This section is from the book "Problems In Private Finance", by Charles W. Gerstenberg. See also: The Private Equity Edge: How Private Equity Players and the World's Top Companies Build Value and Wealth.
1. Is it easier to consolidate two companies, or to accomplish the same purpose by the sale of all the assets of one company to the other? What difference is there between the two methods of forming intercorporate relations, as far as the rights and liabilities of stockholders and creditors are concerned? (B. C. L. of N. Y.. Sec. 7-11; S. C. L. of N. Y., Sec. 16-17; N. J., 104-105 and 31.)
2. A and B, partners, sell out their business to A-B Company, taking in payment all the stock of the company.
(a) What rights have the creditors of the partnership?
(b) If the partners, after acquiring the stock, gratuitously transferred it to their wives, would your answer be different?
(c) Would they have any additional rights if the stock were turned over directly to the wives of the partners?
3. What does the Boston Elevated Railroad Company pay the West End Street Railway Company as rent? (pp. 555-569.)
4. What basis of rent would you suggest as equitable in case the landlord were the owner of a copper mine to be operated by the tenant?
5. In the absence of a specific contract, is the lessee bound to pay interest on the lessor's bonds?
6. Should the lessee contract or agree to pay the interest on the bonds of the lessor company as part of the rent? Why?
7. Is the rent paid by the Boston Elevated Railway Company a fixed financial charge? How is it treated in the reports of railroads? (See pp. 625, 666, 1010.)
8. If the Boston Elevated Railroad Company were to improve the property, who would own the improvements at the termination of the lease, in the absence of any special agreement?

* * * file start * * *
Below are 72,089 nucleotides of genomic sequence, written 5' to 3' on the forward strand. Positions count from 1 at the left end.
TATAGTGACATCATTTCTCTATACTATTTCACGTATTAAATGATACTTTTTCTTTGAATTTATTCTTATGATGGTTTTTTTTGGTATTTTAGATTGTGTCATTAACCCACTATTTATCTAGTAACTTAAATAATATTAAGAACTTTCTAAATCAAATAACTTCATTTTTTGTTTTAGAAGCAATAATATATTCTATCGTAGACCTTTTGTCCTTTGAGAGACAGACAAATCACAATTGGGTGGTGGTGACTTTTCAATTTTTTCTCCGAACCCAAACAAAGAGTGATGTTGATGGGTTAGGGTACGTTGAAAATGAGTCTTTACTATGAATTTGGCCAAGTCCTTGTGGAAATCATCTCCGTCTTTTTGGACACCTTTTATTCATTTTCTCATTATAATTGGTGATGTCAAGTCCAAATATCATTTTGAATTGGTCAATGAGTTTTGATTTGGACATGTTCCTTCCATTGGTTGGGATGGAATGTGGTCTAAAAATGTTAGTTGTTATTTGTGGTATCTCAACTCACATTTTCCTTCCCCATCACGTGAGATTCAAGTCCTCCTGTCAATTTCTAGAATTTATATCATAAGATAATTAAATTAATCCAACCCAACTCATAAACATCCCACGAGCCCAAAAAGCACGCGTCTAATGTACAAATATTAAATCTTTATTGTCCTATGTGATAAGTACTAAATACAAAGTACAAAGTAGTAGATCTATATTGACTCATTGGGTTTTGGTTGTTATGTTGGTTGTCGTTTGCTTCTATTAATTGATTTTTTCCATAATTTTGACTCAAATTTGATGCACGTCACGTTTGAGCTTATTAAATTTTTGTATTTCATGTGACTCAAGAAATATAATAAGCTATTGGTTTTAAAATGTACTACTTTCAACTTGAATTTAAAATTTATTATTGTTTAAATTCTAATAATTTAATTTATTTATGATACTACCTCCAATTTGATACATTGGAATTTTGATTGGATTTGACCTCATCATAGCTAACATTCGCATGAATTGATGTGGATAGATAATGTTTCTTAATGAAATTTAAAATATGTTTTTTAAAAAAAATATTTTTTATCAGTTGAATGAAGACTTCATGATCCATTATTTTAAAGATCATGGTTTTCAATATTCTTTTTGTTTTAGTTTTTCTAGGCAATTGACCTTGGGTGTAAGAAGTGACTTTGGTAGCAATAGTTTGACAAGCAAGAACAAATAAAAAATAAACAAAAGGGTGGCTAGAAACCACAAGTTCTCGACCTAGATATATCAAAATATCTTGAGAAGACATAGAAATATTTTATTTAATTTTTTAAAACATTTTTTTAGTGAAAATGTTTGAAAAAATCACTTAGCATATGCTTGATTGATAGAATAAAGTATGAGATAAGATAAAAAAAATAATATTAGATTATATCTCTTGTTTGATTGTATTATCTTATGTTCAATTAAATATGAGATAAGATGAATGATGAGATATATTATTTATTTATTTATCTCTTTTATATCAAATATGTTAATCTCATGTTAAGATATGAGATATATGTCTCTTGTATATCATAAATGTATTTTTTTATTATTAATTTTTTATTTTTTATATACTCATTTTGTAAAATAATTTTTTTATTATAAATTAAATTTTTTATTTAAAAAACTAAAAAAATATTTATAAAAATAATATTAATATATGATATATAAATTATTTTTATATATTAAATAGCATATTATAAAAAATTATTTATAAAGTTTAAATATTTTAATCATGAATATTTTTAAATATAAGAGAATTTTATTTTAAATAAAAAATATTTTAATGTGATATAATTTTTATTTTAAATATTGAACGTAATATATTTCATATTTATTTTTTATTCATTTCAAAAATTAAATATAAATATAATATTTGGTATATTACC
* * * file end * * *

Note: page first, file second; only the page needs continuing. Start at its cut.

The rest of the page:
9. Explain in detail how "permanent additions, alterations and improvements"to the lessor's property are financed under the West End Street Railway lease. (pp. 560-1.)
10. What covenants are contained in the Boston Elevated and West End Street Railway lease providing against manipulation of the landlord's property by the tenant? (p. 562.)
11. In computing the per-mile capitalization of the New York. New Haven and Hartford for the purpose of comparing it with a similar railroad, would you add the capitalization of the leased lines to the capitalization of the N. Y., N. H. and H., or would you add the capitalized rentals? (p. 725.)
12. A small gas company is serving a suburban community. Part of its territory is annexed to a city in which low rates prevail. What should the company do to protect itself?
13. Fifty-one per cent of the stockholders in interest of corporations A and B are desirous of consolidating the business; but the other forty-nine per cent object. May the majority effect the desired result in any other way? (See Beverage v. N. Y. Elevated R. R. Co., 112 N. Y. 1; N. J. Corp. Law, Sec. 133.)
14. Company A leased Company B's property for forty years at an annual rental of eight per cent on the $1,000,000 capital stock of B. The present appraised value of B's property is $2,500,000. Company A is now in need of permanent capital of $500,000, but finds that it has mortgaged all the property it owns outright, and that its credit is not strong enough to borrow on debenture bonds. What would you suggest?